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Mary Clark

Artifacts vs. Activities

This week, I’ve been making my way through Game After by Raiford Guins, a study of the afterlife of games. I got off on a late start this week due to my copy arriving after the weekend instead of before, so I read the introduction and the first two chapters. In these chapters, Guins explored the complicated task of curating and preserving games in museums, thus this week was less research-heavy and focused more on the development of future goals for the exhibit, based on Guins’ analysis.

Ontologically, video games are incredibly complicated to preserve. Traditional no-touch museum displays of game hardware—encased behind glass, protected from the decay of years in a basement, never to be handed off to a new generation of players—only present what most consider to be one part of the game itself, which consists of “both object and process”, as Espen Aarseth describes. Emulating the game’s process on a non-native machine is equally valuable and inadequate: the experience of play may be revived and relived “safely”, without damaging hardware, but requires digital maintenance and even possible legal issues. In their afterlives, even when every part of their being is preserved in the safety of a museum, most games are doomed to be disembodied for the sake of their longevity, and as they build their memorials, curators must “negotiate video games as both activities and artifacts” (p. 34).

Guins frequently cites the work of Henry Lowood, curator of the Stanford University Libraries, as he grapples with the issue of games as artifacts or activities. He raises the question:

“Is it necessary to play The Legend of Zelda on the original Nintendo Entertainment System, with the original Nintendo controller and a contemporary television set, in order to gain a historically valid experience of the game?”

Lowood’s argument asserts that new institutional models must be developed for the collection, documentation, and archiving of video games, but—at least in the context of Guins’ writing thusfar—the answer to this question is left ambiguous. To play devil’s advocate, I think some would argue that, if the game is the experience of playing and not the shell that process lives in, you don’t need any of the original hardware to play it: you could emulate it on another machine (if I remember correctly, you can even buy it digitally and play it on the Nintendo 3DS) and this would be a valid experience of the game. But this is an inherent re-contextualization of the game: even if it’s not being emulated for the purpose of historic analysis, the experience is still separate from its intended body of hardware. I could go on, but I think that especially in the context of the Console Living Room, it’s important to experience the game on what is as close to accurate hardware as one can afford.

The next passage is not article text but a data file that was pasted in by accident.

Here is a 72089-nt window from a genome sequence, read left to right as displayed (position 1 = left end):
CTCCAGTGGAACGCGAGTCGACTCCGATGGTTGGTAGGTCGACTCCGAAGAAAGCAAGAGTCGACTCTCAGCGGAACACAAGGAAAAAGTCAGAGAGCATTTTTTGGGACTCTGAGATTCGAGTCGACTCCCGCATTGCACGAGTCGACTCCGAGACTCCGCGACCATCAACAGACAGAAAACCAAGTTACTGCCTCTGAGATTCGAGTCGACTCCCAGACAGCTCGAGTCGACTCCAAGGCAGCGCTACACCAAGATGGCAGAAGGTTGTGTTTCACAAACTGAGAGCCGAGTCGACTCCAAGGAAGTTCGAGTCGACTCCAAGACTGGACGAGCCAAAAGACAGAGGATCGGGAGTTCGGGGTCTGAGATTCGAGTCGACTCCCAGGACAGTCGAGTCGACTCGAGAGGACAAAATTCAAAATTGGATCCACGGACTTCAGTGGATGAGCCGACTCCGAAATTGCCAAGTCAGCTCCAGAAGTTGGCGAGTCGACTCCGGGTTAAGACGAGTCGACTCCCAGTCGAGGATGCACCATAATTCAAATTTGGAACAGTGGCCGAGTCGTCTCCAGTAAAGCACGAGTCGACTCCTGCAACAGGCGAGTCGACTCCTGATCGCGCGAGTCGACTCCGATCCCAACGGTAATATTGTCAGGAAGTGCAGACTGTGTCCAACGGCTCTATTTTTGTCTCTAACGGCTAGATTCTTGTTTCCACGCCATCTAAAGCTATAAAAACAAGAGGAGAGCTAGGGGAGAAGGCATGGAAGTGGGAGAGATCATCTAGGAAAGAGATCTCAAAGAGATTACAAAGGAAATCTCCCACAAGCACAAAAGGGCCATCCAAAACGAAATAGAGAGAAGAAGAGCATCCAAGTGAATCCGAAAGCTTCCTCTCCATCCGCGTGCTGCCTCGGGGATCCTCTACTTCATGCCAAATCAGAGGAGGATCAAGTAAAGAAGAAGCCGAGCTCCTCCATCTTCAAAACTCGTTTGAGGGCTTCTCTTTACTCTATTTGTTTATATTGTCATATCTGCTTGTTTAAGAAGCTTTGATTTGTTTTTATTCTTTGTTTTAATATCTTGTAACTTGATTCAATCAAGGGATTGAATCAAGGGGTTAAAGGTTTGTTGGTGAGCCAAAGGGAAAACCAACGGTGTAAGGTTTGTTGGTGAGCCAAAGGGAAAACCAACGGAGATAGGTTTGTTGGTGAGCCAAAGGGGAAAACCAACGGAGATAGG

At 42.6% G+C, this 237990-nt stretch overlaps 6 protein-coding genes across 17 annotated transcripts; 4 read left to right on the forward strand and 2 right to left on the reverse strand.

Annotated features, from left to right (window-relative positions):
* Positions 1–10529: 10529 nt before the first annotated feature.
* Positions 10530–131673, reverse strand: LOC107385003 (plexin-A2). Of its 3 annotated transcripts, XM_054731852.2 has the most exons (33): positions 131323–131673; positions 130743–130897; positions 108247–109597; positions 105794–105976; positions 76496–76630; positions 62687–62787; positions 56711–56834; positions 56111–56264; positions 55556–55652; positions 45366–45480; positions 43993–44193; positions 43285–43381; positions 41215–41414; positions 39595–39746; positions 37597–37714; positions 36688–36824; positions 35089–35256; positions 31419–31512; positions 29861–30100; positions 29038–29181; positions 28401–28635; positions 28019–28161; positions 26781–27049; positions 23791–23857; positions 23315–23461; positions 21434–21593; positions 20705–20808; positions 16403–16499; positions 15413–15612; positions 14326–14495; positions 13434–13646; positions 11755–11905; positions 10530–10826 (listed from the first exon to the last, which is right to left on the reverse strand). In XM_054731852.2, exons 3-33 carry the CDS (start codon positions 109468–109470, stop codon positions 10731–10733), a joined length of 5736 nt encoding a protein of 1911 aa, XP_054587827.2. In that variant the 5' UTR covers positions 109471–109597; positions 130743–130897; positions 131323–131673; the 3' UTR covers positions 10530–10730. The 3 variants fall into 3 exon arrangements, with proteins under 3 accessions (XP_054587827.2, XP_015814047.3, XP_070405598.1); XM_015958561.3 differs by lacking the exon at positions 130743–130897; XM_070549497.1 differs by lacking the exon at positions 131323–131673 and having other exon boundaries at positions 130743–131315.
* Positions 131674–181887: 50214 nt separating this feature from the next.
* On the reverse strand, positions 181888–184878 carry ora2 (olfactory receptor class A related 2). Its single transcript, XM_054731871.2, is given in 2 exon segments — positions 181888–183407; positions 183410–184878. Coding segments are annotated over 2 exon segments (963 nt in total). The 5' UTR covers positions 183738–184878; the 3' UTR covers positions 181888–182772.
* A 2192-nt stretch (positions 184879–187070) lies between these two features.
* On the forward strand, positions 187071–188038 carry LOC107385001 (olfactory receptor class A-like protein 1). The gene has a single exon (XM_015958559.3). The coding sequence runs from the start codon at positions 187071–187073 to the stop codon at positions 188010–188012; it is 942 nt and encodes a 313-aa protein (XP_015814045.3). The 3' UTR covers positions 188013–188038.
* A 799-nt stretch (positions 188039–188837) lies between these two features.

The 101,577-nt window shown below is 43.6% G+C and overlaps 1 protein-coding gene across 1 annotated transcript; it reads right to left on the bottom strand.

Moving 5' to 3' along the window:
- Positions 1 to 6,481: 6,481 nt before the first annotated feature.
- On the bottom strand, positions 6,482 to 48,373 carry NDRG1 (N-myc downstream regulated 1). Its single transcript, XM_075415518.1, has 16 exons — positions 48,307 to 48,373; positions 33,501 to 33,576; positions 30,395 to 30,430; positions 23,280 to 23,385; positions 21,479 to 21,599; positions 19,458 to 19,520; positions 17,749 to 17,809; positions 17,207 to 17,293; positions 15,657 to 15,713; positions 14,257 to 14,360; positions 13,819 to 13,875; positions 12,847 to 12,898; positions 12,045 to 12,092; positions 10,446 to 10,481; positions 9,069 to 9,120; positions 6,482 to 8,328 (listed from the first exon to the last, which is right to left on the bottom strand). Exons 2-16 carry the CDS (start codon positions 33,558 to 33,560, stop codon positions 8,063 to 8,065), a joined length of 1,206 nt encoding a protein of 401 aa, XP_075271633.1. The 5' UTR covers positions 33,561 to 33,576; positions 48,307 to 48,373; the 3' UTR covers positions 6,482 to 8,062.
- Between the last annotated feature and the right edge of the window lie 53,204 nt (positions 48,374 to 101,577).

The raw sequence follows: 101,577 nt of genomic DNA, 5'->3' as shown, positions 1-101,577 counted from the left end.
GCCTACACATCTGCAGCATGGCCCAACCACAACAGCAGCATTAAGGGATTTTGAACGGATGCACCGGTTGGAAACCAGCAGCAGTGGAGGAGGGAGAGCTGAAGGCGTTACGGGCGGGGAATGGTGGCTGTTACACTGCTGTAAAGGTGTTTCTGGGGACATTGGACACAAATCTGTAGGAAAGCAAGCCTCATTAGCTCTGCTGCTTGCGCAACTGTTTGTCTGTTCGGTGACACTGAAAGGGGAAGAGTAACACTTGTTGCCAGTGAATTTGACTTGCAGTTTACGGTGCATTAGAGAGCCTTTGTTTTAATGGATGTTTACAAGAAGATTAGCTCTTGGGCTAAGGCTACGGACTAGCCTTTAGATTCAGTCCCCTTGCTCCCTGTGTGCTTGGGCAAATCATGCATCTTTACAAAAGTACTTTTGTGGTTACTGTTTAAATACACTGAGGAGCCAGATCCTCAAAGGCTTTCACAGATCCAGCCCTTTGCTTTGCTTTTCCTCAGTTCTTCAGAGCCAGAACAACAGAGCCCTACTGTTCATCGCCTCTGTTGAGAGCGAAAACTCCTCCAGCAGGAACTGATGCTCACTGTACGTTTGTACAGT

On the subject of accuracy, since I started reading Game After, I’ve been thinking a lot about how far accuracy can be stretched. On a smaller scale, I think it’s important to have real, physical copies of the game on CD-ROM, but these can get incredibly expensive. A cracked version of the game is still historically valuable, but admittedly less satisfying than having the physical copy. Moreover, I realized my greatest concern when Guins, in the introduction, asked what World of Warcraft emulation could do for a future curator “besides reveal what a lonely world it is without some documentation of the social and cultural experience of online play”. Without any players, the experience of a massive online multiplayer game, which relies on both AI and real interactions with other people through a digital space, is completley lost to time. Likewise, even small-scale multiplayer games that rely on one machine per player (online or over LAN) will lose some part of the intended experience of the game without those other players and machines.

Because of this, my new stretch goal for my part of the project is so make sure that at least some of the games can have multiplayer LAN, which could turn out to be more difficult than I think depending on compatibility. If we only have a Mac and an MS-DOS-friendly computer, there are very few games that might be able to natively talk to each other over a network, especially if the systems are chronologically far apart. If there are two compatible games out there, I’m sure that a network between the two could at least be faked with the help of some modern computing, but again, that could turn out to be more difficult than I think it will be. It’s something to keep in mind.

Next week, I plan to finish Game After and research some more games (especially ones that could possibly work for my stretch goal). I think I’ll put off the rest of the stretch goal research until I actually know what kind of computers we’ll be working with.